The trade between China and the Netherlands is worth $70 billion. There are more than one thousand Dutch companies in China and more than 500 Chinese companies in the Netherlands, creating 8,600 jobs. We want to expand this philosophy of the new Silk Road,” the consul-general said, adding that he is pleased that the Pearl of China project is coming to St. Maarten. “This will also be a platform for entrepreneurs in the Caribbean. There are employment opportunities for St. Maarteners. This is a win-win cooperation.”
Prime Minister Marlin referred to the impact China will have on a small society like St. Maarten. “We are considered a strong link to carry out the vision of One Belt One Road.”
It is unfortunate, Marlin added, “that some make it appear as if this is about the construction of a hotel. This project will have a much further reaching impact on the economy. It will bring the world together, using St. Maarten as a hub.”
The project has “immeasurable potential” Marlin said, adding that more people begin to realize what it entails. “We are getting calls from people who want more information and they want to be part of this development. We understand that some people were taken aback because they thought that this is not for real, but the enormous benefits will become clear in the coming years.”
Cui assured the forum that he is not about to disappoint anyone and that this will become “the most successful project in St. Maarten.”
Yongjun He, described as a researcher for the People’s Daily – the official newspaper of the Chinese Communist Party – noted that this publication is “different from other newspapers.” He spoke about the desire to develop strong and mutually beneficial relationships between China, Latin-America and the Caribbean, the desire to expand trade of products with added value and the way these relationships should be maintained. “It is like a sprout that needs nourishing to grow into a large strong tree.”
Finance Minister Richard Gibson said in a brief address that the project “will change the landscape of St. Maarten forever – physically, but also financially. We will no longer have to worry about deficits, there will be surpluses on the budget,” he said. “This will lead to expansion of our economy, more dynamic and more business activity. I am extremely pleased with the philosophy with which Mr. Cui is approaching this project. It does not solely focus on profit; it is about increasing happiness and decreasing carbo-emissions. That is a refreshing new approach to development.”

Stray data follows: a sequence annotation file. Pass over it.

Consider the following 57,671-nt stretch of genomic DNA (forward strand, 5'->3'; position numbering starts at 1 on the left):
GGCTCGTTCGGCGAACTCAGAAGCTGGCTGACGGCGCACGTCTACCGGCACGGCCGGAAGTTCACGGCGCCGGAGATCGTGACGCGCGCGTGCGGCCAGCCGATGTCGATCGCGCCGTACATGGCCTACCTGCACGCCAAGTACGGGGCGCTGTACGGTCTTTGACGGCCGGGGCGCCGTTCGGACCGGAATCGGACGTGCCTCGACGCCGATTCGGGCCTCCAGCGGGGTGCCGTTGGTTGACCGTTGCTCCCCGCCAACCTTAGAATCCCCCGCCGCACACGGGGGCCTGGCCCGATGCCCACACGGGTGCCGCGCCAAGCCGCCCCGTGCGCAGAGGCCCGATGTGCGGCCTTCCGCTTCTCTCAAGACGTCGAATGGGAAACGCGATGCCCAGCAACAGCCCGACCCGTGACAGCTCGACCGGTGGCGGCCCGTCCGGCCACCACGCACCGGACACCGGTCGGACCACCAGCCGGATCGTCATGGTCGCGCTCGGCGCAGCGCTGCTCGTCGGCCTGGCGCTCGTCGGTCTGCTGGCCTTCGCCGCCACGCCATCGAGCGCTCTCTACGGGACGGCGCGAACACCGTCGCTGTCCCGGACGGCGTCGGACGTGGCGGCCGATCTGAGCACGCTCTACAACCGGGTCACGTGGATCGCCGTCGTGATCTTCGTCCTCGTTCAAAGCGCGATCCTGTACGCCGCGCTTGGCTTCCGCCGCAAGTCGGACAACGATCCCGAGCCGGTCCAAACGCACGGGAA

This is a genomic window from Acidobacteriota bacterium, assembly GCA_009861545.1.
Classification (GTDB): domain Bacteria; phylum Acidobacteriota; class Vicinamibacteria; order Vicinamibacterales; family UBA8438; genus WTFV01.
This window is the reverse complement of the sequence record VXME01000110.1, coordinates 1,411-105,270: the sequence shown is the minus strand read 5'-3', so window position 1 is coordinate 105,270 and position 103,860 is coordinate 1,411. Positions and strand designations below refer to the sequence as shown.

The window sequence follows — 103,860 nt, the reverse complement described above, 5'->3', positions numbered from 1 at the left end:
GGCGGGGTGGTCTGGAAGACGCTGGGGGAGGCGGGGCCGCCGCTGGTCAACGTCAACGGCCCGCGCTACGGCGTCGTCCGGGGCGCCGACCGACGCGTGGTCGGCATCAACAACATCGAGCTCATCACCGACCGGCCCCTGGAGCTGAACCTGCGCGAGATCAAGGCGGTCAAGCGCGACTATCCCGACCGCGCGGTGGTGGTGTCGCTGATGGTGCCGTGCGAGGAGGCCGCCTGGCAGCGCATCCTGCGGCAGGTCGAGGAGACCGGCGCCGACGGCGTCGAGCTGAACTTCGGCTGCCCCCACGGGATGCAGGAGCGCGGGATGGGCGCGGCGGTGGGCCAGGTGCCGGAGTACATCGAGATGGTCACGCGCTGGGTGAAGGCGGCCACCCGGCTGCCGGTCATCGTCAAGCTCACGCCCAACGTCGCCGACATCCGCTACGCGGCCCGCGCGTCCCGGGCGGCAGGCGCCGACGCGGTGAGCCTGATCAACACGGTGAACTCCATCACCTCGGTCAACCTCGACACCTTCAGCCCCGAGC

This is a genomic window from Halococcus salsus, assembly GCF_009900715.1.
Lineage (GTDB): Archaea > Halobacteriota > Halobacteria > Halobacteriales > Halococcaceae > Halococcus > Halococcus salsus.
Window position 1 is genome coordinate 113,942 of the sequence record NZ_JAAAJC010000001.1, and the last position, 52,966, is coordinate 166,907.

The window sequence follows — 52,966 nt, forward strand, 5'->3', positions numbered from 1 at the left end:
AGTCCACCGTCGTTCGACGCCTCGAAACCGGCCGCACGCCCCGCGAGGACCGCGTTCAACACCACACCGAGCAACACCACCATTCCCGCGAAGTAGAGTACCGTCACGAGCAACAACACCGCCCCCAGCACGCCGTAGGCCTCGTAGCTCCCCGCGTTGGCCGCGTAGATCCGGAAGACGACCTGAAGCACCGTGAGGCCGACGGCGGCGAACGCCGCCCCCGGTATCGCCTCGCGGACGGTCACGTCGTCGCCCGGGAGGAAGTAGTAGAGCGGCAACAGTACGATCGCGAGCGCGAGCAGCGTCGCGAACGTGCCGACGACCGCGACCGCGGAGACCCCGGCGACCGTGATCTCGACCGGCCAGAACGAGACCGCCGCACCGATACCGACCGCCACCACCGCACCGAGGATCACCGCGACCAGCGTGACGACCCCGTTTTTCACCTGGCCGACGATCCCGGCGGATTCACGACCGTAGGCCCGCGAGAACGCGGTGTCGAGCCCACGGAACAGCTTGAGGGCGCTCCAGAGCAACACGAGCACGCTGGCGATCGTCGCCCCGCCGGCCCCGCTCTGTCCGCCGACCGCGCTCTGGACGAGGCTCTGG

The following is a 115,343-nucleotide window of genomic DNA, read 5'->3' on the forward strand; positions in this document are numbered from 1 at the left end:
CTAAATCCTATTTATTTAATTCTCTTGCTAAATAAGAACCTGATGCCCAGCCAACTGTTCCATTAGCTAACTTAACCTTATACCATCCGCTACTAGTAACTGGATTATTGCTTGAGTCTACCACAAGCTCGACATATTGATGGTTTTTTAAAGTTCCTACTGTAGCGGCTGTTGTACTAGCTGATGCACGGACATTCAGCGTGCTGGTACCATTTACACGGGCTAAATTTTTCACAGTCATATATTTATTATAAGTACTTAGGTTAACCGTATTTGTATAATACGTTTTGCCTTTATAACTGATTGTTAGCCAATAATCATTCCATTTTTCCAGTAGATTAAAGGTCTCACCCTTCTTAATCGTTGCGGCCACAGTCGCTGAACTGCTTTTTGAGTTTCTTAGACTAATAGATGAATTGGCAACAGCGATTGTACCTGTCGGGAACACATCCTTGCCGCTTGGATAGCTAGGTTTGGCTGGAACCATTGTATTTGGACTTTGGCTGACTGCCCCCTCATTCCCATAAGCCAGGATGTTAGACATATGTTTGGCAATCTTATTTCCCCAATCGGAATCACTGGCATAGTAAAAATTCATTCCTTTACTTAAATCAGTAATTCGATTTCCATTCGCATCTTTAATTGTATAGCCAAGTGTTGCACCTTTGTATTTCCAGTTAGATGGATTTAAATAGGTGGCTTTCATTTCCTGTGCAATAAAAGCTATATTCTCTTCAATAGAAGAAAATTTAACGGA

Minister Gibson said that the One Belt One Road approach also offers opportunities to local entrepreneurs. And “to equip them with technology that was up to now not available to them. This will bring China and St. Maarten closer together and improve the happiness and wellbeing of the people.”
At the press conference in the afternoon language was an obvious topic. How will the Chinese work on cultural exchange and cooperation if all communication has to go through translators? Shuqiang Cui started his answer in a philosophical style.
“I hope everyone knows Chinese, it is a beautiful language,” he said. “Every single character of our language holds a lot of Chinese philosophy. We can send people to Chinese language courses; again, it is a beautiful language but not easy to learn. I hope that everyone will commit to learning Chinese for five years.”
Cui then put many minds a bit at ease: “Back to the project; the people responsible for it will speak English. Communication will be no problem.”
Asked how many of the 400 jobs he spoke about earlier are for locals, Cui said: “All jobs are for locals. And there will be more jobs coming.”
Cui said he is willing to work with local contracts “if they meet the quality standards.”
The People’s Daily Yongjun He remarked that the protesters in Little Bay “do not have enough understanding of China.”
Prime Minister Marlin said that it is unclear “whether there is a protest because of the elections of because of a lack of information. It is clear that there were not many protesters at all, so there is no reason for concern.”
On the flip side, Marlin said that many contractors have approached the government. “They all support the project. The focus is on creating jobs for locals and on preparing locals to be qualified for the jobs on offer. In the coming three months we will make an inventory to make sure that local contractors have the right equipment and technology to take part in a project of this magnitude.”

Hilbert Haar (Today)